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3D-Micromac wins 27-system order for solar cell production

07 Jul 2015

Laser micromachining firm wins major contract from a leading PV company in Asia.

Fresh from exhibiting at the World of Photonics trade show in Munich, Germany-based laser micromachining systems firm 3D-Micromac has landed a major order from a leading maker of high-efficiency solar cells.

The Chemnitz company says that an existing customer in Asia has ordered 27 of its “microSTRUCT OTF” machines, which will be used to remove back-side passivation during PERC (passive emitter rear contact) cell production.

The deal follows what 3D-Micromac described as a “brief” qualification period, and is expected to support an annual production capacity of more than 2.5 GW of the high-efficiency cells.

It will also bring the total number of systems to be delivered to the customer to 36 units, with 3D-Micromac saying that the installation should be completed by the end of this year.

The first of the systems, which are said to be compatible with a wide range of different laser sources, was delivered to the customer in April 2014 and used to qualify the laser process at the production site.

“After successfully demonstrating process reliability, the first two production systems were ordered at the end of 2014,” announced 3D-Micromac. “Successful integration into cell production was completed recently. Further orders followed early in the year.”

PERC efficiencies
According to the analyst firm GTM Research, PERC technology increases the conversion efficiency of monocrystalline PV cells by adding a dielectric passivation layer to the rear side of the cell.

It means that whereas the ability to increase the efficiency of standard cell architectures is limited by a tendency for photo-generated electrons to recombine, the PERC cells maximize the electrical gradient across the cell’s p-n junction. That allows for a steadier flow of electrons, lower electron recombination, and a higher conversion efficiency.

However, that performance improvement must be traded against the additional cost of the PERC cell manufacturing steps, and GTM reported last year that these cells cost 50 per cent more than standard p-type multicrystalline cells.

“Due to its high price and optimized efficiency, a majority of near-term demand will likely continue to be in residential, high-ASP markets,” GTM added in an August 2014 market report. “JA Solar is launching its PERC product, PERCIUM, in the Japanese, British, Israeli, Chinese, and German markets.”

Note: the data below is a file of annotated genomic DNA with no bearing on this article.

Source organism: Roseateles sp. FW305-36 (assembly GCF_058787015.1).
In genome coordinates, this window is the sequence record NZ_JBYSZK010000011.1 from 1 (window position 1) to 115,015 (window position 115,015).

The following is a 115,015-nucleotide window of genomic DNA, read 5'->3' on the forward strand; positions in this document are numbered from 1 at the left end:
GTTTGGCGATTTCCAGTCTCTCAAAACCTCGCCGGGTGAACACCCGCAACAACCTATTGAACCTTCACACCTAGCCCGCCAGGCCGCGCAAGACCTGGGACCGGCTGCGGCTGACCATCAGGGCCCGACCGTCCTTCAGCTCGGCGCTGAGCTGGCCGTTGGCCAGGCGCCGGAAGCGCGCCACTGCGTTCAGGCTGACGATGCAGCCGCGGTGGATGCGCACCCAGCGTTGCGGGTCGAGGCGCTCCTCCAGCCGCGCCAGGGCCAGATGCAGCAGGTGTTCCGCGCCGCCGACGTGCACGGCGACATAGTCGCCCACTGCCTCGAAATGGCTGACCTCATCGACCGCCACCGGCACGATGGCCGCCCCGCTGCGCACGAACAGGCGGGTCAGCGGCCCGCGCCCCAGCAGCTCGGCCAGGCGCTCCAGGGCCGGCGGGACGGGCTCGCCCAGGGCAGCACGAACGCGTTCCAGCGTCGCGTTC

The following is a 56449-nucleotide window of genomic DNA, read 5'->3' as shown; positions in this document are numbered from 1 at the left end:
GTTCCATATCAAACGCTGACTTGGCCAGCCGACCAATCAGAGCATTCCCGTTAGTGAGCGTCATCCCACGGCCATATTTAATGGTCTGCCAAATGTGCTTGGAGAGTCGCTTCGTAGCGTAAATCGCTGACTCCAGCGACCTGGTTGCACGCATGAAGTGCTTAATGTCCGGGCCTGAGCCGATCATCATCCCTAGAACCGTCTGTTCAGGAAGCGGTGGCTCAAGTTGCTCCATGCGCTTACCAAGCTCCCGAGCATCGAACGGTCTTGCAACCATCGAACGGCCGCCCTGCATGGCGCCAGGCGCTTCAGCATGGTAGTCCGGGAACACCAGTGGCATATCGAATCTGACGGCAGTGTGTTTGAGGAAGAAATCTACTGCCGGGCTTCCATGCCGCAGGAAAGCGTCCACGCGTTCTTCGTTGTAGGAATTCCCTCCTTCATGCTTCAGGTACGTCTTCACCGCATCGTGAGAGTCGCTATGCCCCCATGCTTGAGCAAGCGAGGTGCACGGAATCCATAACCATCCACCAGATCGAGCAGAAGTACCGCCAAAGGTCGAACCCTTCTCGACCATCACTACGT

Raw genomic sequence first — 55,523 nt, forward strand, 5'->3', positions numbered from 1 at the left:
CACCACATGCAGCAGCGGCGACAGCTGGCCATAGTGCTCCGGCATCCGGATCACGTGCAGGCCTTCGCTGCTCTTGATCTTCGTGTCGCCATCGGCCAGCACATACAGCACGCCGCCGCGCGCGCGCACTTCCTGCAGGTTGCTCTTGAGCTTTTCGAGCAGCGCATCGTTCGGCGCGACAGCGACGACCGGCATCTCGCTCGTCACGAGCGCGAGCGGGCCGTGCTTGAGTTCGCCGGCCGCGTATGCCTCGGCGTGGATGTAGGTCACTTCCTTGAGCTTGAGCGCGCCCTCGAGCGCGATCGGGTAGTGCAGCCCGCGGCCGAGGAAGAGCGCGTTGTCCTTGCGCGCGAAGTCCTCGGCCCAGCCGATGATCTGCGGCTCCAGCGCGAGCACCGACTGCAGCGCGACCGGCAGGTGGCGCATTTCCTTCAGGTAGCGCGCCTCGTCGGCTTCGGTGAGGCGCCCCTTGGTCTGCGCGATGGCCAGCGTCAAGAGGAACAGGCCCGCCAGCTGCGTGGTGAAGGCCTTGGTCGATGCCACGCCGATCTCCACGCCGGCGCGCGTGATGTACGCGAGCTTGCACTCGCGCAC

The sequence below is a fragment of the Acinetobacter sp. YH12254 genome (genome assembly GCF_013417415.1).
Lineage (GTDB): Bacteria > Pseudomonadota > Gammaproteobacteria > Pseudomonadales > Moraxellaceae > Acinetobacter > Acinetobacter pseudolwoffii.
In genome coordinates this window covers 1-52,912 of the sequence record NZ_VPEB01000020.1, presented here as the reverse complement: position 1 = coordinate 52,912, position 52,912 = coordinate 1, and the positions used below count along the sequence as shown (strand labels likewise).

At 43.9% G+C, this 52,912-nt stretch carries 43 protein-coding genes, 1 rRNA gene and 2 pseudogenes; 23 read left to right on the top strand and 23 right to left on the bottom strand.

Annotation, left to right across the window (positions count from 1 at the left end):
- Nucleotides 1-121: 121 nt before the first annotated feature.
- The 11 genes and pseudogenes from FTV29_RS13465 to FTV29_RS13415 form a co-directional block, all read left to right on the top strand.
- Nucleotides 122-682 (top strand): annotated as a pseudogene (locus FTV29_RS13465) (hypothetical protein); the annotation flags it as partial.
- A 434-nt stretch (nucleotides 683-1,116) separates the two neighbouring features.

The adoption of the new laser process promises to help bring down the cost of the high-performance devices. According to 3D-Micromac, its systems can be used to produce a selective opening on backside-passivated multi- and monocrystalline solar cells.

“For this equipment 3D-Micromac guarantees an excellent price-performance ratio, but with productivity high above the average,” claims the Chemnitz firm. “This is made possible through proven on-the-fly technology, in which the laser processing takes place during the transport of the cells under the laser source. Even though the system is offered as stand-alone tool, it can also be fully integrated into existing automated production lines.”

3D-Micromac CEO Tino Petsch said in a company announcement: “We are delighted to have acquired one of the world’s biggest producers of solar cells for our production equipment.

“Already after a brief qualification phase our process know-how, customer orientation and service quality convinced them, so that we will now equip the production facilities in Asia with our laser equipment.”

Ultrafast drilling technique
At the recent World of Photonics trade show, 3D-Micromac showed off its new focus on “innovative machine solutions” for laser micromachining with daily live demonstrations of a compact new system for what it calls “microdiagnostics”.

It sees that, along with applications in PV, semiconductor, display and glass processing, as the target markets as it updates its corporate identity.

3D-Micromac also introduced a new drilling technology based on ultrafast lasers at the Munich event, saying that it was suited perfectly to machining the latest inkjet nozzles used in printing applications.

“While established fabrication technologies like electro forming, etching, and laser processing with long pulse durations increasingly face their limits, 3D-Micromac has developed a sophisticated laser process using ultrashort pulse lasers,” said the firm.

It added: “The use of ultrashort pulse lasers guarantees a perfect entrance and exit quality, and excellent surface roughness in highly resistant nozzle materials, such as titanium, glass, stainless steel, etc.”

The new system is based on existing production tools for inkjet nozzles that have been used in industrial production for several years.

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